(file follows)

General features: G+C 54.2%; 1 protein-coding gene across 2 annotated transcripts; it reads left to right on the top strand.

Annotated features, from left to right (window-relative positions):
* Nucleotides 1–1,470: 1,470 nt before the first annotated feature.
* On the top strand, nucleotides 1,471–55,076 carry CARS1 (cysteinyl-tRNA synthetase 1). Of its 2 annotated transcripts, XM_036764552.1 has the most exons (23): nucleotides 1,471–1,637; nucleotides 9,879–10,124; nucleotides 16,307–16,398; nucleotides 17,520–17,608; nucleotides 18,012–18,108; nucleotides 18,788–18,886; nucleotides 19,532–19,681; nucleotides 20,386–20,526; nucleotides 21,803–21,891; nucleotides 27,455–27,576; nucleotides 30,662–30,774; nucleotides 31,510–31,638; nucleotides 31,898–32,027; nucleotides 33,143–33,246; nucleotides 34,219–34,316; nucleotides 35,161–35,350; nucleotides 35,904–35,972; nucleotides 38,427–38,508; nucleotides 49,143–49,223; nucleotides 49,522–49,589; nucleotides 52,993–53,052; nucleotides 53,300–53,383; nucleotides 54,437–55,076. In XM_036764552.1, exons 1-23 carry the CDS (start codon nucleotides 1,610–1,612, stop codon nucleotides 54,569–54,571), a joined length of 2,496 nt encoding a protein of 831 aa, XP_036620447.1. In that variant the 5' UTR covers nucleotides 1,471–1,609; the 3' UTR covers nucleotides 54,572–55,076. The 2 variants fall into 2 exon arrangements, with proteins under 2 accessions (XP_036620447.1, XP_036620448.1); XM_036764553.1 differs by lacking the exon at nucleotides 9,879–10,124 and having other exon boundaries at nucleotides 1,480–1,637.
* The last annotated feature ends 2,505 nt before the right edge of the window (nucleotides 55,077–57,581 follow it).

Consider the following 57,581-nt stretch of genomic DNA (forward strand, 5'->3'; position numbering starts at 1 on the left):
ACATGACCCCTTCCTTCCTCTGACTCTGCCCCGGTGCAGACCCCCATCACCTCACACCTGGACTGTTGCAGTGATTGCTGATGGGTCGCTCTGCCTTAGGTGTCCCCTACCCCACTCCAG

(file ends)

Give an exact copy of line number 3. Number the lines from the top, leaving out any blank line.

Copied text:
* Nucleotides 1–1,470: 1,470 nt before the first annotated feature.